Brandeis International Business School

Tiwonge Ghambi, MBA’11: Using finance skills to promote human rights

Tiwonge Ghambi MBA '11

Why did you change career direction and return to school for an MBA?

After working in accounting for several years, I decided to focus my interest in corporate finance. I wanted to establish a career where my skills in finance could be applied toward a humanitarian cause. I was eager to attend graduate school in a vibrant city like Boston, where I would be academically challenged and introduced to career opportunities and great mentors.

How was your adjustment to living and learning in the U.S.?

It was overwhelming at first. In Malawi, it was hard to find relevant books for my undergraduate courses. I relied mostly on my class notes. In the U.S., there were so many resources to use that I experienced quite a bit of culture shock at the start. The transition to student life was challenging as the American classroom is faster-paced. In the end, that transitional experience was the best life lesson. It taught me how to voice my opinion regardless of my audience and to frame communications to achieve my intended goal.

What was your long-term goal?

I wanted to become empowered to influence the lives of marginalized groups using the latest in resources and tools. From my perspective, success is about being useful and making a difference in people’s lives. I didn’t lose sight of that end goal, and in 2014, I moved to New York to join Open Society Foundations, a philanthropic organization emphasizing human rights.

What does your typical work day look like?

I support the Open Society Foundations’ budgeting matters for our national and regional offices in South Africa, Kenya and Senegal. My work day spans multiple time zones, so I’m often navigating between conference calls from as early as 6 a.m. I play a pivotal role in determining the specific tools and reporting requirements in our annual budget cycle and spend much of my time with finance directors in my portfolio.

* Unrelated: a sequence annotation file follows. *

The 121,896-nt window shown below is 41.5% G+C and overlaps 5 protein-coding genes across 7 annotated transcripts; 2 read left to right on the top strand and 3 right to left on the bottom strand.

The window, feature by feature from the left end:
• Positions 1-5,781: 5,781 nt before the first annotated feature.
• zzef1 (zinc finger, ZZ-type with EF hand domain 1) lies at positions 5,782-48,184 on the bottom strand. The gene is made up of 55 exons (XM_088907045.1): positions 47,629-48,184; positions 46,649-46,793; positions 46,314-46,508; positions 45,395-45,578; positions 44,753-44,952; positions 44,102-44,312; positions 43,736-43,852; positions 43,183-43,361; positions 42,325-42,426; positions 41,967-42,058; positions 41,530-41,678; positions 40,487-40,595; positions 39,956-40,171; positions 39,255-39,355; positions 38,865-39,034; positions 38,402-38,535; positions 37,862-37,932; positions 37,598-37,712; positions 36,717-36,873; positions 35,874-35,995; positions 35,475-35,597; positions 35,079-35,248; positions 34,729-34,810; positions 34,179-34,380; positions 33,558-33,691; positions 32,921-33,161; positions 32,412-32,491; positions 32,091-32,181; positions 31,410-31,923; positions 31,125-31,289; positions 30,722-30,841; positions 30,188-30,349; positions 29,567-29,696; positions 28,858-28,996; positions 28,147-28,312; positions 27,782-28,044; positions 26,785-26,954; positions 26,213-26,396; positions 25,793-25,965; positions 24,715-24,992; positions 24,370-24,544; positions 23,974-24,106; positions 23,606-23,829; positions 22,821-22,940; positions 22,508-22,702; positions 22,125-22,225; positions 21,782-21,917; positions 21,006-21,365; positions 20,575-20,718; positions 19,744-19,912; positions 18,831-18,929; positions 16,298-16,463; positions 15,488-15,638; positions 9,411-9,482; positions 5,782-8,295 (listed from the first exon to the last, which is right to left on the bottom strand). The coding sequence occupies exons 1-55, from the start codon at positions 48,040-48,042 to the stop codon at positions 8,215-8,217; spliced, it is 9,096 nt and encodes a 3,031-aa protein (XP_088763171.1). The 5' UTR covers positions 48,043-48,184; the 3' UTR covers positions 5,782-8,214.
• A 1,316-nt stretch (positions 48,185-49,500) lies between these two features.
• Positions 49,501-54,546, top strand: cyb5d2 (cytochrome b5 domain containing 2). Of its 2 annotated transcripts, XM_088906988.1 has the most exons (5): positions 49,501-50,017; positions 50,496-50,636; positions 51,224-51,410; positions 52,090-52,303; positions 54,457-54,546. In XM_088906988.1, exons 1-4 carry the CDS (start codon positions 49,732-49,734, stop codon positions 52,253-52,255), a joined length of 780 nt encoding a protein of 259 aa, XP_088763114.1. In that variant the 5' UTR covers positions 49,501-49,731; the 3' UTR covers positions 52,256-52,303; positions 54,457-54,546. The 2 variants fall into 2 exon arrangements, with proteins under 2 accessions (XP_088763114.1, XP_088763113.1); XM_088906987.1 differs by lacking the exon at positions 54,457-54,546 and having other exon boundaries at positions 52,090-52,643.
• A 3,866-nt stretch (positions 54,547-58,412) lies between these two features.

What appeals to you about the finance world?

My work positions me at a central point where decisions are made to move funds toward entities and strategies that ultimately make the world a better place. I have always found the industry fascinating since its many moving parts shape how things get done in the global economy. Having a background in finance also allows me to apply my skills to causes that matter outside my job. I serve on the finance committee of the Philanthropy New York board of directors. The time I spend helping them with budgeting and investment decisions allows me to bring best practices back to Open Society Foundations while learning from other industry players.

What advice do you have for students looking to make a difference in their industry?

Don’t underestimate the possibility of making an impact in a completely new environment or country. Identify a mentor who can help you understand your capabilities and open new networking opportunities. Share your aspirations with your family and shape your career goals with the people and passions that matter in your life. Don’t be afraid to ask for connections with people whose interests and goals are similar to yours — it may change your life forever.

Master of Business Administration
Class of 2011

Budget Officer, Open Society Foundations

Previous Experience
Budget and Policy Analyst, UMass Boston; Project Manager, Banja La Mtsogolo; Treasury Manager and Management Accountant, BP Group

Undergraduate Degree
BA (Bachelor of Accounting), University of Malawi

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